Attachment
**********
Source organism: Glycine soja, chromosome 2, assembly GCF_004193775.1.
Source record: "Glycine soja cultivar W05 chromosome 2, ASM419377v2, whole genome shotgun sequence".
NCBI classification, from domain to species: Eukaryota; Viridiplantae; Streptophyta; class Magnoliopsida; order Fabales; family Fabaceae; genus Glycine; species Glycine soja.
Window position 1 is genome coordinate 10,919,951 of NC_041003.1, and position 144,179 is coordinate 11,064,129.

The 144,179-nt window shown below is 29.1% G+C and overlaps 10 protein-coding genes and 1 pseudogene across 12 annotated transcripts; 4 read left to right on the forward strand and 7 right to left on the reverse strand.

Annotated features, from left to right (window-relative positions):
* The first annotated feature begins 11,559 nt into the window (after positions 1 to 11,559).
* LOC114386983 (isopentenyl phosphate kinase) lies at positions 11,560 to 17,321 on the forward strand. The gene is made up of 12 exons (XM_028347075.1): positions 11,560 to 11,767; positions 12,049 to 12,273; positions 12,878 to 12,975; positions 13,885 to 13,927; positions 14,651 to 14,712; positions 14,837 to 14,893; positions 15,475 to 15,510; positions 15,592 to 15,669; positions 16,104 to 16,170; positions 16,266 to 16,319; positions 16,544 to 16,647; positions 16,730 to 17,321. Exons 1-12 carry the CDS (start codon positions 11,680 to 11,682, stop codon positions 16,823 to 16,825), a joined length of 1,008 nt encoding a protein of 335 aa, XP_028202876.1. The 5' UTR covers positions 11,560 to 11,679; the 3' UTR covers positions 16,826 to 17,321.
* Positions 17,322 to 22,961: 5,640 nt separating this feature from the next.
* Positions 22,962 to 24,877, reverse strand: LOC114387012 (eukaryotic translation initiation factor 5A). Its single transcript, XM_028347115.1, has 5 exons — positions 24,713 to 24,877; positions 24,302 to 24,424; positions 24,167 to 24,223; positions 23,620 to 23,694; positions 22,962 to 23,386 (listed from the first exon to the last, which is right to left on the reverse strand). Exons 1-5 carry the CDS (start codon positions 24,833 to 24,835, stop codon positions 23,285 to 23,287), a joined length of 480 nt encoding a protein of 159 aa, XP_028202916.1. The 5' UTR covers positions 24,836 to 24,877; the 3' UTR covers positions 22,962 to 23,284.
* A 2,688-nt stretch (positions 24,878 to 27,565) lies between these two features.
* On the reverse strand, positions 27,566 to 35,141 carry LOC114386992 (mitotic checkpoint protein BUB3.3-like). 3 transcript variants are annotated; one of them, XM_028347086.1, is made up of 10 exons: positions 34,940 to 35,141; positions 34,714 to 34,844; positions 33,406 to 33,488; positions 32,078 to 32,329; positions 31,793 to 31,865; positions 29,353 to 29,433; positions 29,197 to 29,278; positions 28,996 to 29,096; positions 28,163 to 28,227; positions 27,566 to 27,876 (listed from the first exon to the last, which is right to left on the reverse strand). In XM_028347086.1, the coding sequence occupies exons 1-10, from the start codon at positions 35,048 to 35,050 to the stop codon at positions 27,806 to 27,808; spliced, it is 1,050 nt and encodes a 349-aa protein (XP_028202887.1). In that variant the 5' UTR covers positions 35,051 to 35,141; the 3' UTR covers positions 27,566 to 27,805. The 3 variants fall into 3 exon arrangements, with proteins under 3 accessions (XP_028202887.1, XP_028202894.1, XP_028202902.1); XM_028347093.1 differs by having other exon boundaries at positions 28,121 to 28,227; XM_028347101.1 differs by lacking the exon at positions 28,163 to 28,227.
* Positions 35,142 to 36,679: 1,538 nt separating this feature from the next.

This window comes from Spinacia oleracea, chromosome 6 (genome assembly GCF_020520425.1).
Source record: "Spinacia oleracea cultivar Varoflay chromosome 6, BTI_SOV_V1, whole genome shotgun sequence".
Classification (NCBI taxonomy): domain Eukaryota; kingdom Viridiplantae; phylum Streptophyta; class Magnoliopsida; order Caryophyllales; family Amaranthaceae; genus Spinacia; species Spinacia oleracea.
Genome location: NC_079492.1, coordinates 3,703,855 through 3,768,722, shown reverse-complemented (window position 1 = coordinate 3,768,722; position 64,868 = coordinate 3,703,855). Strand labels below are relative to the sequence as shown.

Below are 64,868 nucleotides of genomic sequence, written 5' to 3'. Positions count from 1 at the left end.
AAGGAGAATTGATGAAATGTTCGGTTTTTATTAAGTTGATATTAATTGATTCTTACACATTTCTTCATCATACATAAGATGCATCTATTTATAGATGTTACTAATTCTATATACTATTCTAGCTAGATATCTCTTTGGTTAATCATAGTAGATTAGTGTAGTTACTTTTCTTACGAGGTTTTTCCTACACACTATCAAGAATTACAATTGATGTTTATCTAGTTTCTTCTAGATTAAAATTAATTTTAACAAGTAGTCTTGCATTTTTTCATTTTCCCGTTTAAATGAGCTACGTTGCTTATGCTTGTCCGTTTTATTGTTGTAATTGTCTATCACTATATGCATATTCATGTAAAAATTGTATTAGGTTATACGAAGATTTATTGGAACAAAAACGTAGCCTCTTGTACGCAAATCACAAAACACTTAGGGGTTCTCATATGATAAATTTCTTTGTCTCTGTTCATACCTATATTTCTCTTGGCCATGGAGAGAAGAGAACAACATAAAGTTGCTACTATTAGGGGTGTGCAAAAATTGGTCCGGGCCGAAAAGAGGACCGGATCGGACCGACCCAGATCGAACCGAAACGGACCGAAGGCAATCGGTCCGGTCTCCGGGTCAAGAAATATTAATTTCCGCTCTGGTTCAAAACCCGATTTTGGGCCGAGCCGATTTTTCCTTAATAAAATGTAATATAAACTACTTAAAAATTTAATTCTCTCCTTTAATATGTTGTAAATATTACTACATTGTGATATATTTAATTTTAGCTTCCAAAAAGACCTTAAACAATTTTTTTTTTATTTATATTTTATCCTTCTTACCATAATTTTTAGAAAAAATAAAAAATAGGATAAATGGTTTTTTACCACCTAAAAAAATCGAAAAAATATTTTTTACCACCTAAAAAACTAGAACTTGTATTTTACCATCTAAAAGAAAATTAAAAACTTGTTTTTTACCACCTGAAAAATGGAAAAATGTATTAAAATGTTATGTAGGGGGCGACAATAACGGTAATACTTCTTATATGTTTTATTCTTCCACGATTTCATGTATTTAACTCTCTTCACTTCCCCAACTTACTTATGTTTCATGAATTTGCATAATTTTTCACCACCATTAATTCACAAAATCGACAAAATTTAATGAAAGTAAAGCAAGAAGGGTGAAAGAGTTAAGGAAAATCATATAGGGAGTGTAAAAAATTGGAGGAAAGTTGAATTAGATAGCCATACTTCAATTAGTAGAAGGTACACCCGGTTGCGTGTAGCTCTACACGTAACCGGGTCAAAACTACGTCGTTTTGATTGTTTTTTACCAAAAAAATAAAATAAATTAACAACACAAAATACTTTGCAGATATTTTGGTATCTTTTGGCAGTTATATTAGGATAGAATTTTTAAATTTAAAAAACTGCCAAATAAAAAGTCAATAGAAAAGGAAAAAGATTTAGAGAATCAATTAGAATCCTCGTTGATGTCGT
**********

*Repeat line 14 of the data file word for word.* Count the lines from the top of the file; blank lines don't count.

This window comes from Spinacia oleracea, chromosome 6 (genome assembly GCF_020520425.1).